0
We're unable to sign you in at this time. Please try again in a few minutes.
Retry
We were able to sign you in, but your subscription(s) could not be found. Please try again in a few minutes.
Retry
There may be a problem with your account. Please contact the AMA Service Center to resolve this issue.
Contact the AMA Service Center:
Telephone: 1 (800) 262-2350 or 1 (312) 670-7827  *   Email: subscriptions@jamanetwork.com
Error Message ......
Viewpoint |

The Role of Testing for BRCA1 and BRCA2 Mutations in Cancer Prevention

Anne Marie McCarthy, ScM, PhD1; Katrina Armstrong, MD, MSCE1
[+] Author Affiliations
1Department of Medicine, Massachusetts General Hospital, Boston, Massachusetts
JAMA Intern Med. 2014;174(7):1023-1024. doi:10.1001/jamainternmed.2014.1322.
Text Size: A A A
Published online

Extract

In May 2013, Angelina Jolie,1 the actress and director, announced in an op-ed in the New York Times that she carried a BRCA1 mutation and had had a preventive double mastectomy. Jolie’s message was striking—by identifying a mutation in a cancer susceptibility gene, one of the most famous actresses of our generation dramatically reduced her risk of dying from cancer.

Widely available for more than a decade, clinical testing for mutations in the breast and ovarian cancer genes, BRCA1 and BRCA2, remains the most prominent example of the use of human genetic variation to reduce disease risk. BRCA1 and BRCA2 are tumor suppressor genes involved in DNA repair, and therefore a defective copy of either gene sensitizes cells to mutations and cancer development. BRCA1/2 mutations substantially increase the risks of breast and ovarian cancer. The average US woman has a 12% lifetime risk of breast cancer, whereas BRCA1/2 mutation carriers have a 50% to 60% lifetime risk. The increase in ovarian cancer risk is even greater—from a 1.4% lifetime risk without the mutations to over 40% among BRCA1 carriers and nearly 20% among BRCA2 carriers.2

Sign in

Create a free personal account to sign up for alerts, share articles, and more.

Purchase Options

• Buy this article
• Subscribe to the journal

First Page Preview

View Large
First page PDF preview

First Page Preview

View Large
First page PDF preview

Figures

Tables

References

Correspondence

CME
Also Meets CME requirements for:
Browse CME for all U.S. States
Accreditation Information
The American Medical Association is accredited by the Accreditation Council for Continuing Medical Education to provide continuing medical education for physicians. The AMA designates this journal-based CME activity for a maximum of 1 AMA PRA Category 1 CreditTM per course. Physicians should claim only the credit commensurate with the extent of their participation in the activity. Physicians who complete the CME course and score at least 80% correct on the quiz are eligible for AMA PRA Category 1 CreditTM.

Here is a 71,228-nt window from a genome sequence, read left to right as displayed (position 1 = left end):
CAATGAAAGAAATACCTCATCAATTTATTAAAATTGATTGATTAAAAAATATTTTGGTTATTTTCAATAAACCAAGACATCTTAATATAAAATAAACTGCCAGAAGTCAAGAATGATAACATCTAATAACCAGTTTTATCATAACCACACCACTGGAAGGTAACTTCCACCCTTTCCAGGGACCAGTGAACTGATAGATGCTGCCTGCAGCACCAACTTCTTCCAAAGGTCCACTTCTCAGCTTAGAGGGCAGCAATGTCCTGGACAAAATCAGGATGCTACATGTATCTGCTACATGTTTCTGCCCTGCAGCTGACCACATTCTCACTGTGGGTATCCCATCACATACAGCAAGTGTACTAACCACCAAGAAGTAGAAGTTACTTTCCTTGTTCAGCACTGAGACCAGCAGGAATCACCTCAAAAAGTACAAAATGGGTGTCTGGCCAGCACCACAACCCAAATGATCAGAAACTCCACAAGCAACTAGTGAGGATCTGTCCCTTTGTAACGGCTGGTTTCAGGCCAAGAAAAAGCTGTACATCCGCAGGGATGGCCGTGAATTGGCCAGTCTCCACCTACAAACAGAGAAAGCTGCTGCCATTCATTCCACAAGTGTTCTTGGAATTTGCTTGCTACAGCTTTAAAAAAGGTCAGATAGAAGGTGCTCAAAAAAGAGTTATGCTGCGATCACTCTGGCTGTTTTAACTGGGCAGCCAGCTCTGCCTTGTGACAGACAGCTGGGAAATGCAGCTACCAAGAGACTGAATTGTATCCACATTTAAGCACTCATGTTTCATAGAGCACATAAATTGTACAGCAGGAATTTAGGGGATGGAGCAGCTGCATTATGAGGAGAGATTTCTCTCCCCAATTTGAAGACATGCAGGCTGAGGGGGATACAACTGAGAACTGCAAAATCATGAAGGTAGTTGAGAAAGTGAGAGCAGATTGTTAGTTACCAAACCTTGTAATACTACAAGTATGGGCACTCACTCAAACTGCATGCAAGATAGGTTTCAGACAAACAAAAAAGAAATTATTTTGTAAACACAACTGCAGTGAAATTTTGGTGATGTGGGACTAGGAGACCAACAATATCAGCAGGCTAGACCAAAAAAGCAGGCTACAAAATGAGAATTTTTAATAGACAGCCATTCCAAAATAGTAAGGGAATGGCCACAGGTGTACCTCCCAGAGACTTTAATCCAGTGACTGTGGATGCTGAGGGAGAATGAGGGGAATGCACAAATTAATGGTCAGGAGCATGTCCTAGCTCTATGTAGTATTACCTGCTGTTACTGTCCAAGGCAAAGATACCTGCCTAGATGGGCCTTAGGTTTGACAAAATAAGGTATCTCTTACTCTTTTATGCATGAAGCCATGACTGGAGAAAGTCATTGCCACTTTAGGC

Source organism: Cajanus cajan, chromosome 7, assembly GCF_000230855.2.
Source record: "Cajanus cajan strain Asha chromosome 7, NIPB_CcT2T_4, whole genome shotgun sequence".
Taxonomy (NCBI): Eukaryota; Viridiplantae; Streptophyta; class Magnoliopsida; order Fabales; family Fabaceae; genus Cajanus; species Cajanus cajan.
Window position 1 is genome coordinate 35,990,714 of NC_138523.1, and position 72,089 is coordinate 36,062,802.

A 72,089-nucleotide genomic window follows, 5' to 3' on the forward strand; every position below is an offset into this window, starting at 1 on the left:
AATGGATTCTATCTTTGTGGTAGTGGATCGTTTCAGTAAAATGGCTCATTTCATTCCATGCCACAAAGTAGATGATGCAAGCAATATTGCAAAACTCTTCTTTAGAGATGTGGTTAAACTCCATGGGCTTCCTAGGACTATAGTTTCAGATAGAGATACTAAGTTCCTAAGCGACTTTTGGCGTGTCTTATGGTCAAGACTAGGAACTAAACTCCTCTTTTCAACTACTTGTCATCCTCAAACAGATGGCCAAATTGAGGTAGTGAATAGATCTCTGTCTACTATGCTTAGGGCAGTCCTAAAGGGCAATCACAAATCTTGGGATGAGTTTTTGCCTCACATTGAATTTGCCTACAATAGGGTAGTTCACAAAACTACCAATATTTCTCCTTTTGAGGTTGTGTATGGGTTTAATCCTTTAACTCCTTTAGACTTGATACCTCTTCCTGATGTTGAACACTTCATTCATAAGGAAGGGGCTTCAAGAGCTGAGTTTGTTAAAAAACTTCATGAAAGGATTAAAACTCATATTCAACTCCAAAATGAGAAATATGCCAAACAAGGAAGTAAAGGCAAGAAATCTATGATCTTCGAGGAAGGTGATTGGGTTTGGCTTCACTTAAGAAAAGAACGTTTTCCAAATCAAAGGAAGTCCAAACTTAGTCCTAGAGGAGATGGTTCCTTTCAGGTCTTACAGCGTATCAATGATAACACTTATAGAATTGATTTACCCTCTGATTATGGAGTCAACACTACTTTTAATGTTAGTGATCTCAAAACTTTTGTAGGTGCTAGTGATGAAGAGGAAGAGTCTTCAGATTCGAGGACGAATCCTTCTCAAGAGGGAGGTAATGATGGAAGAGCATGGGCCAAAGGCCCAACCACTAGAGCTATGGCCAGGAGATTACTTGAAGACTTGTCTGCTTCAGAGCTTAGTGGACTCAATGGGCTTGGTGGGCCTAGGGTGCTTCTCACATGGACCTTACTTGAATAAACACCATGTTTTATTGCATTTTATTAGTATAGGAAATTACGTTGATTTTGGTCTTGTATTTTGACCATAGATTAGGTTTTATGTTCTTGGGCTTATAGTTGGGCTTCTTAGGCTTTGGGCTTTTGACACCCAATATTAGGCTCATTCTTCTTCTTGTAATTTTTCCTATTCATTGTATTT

Note: You must get at least of the answers correct to pass this quiz.
Please click the checkbox indicating that you have read the full article in order to submit your answers.
Your answers have been saved for later.
You have not filled in all the answers to complete this quiz
The following questions were not answered:
Sorry, you have unsuccessfully completed this CME quiz with a score of
The following questions were not answered correctly:
Commitment to Change (optional):
Indicate what change(s) you will implement in your practice, if any, based on this CME course.
Your quiz results:
The filled radio buttons indicate your responses. The preferred responses are highlighted
For CME Course: A Proposed Model for Initial Assessment and Management of Acute Heart Failure Syndromes
Indicate what changes(s) you will implement in your practice, if any, based on this CME course.
Submit a Comment

Multimedia

Some tools below are only available to our subscribers or users with an online account.

Sign in

Create a free personal account to sign up for alerts, share articles, and more.

Purchase Options

• Buy this article
• Subscribe to the journal

Related Content

Customize your page view by dragging & repositioning the boxes below.

Articles Related By Topic
Related Collections
PubMed Articles
Jobs
brightcove.createExperiences();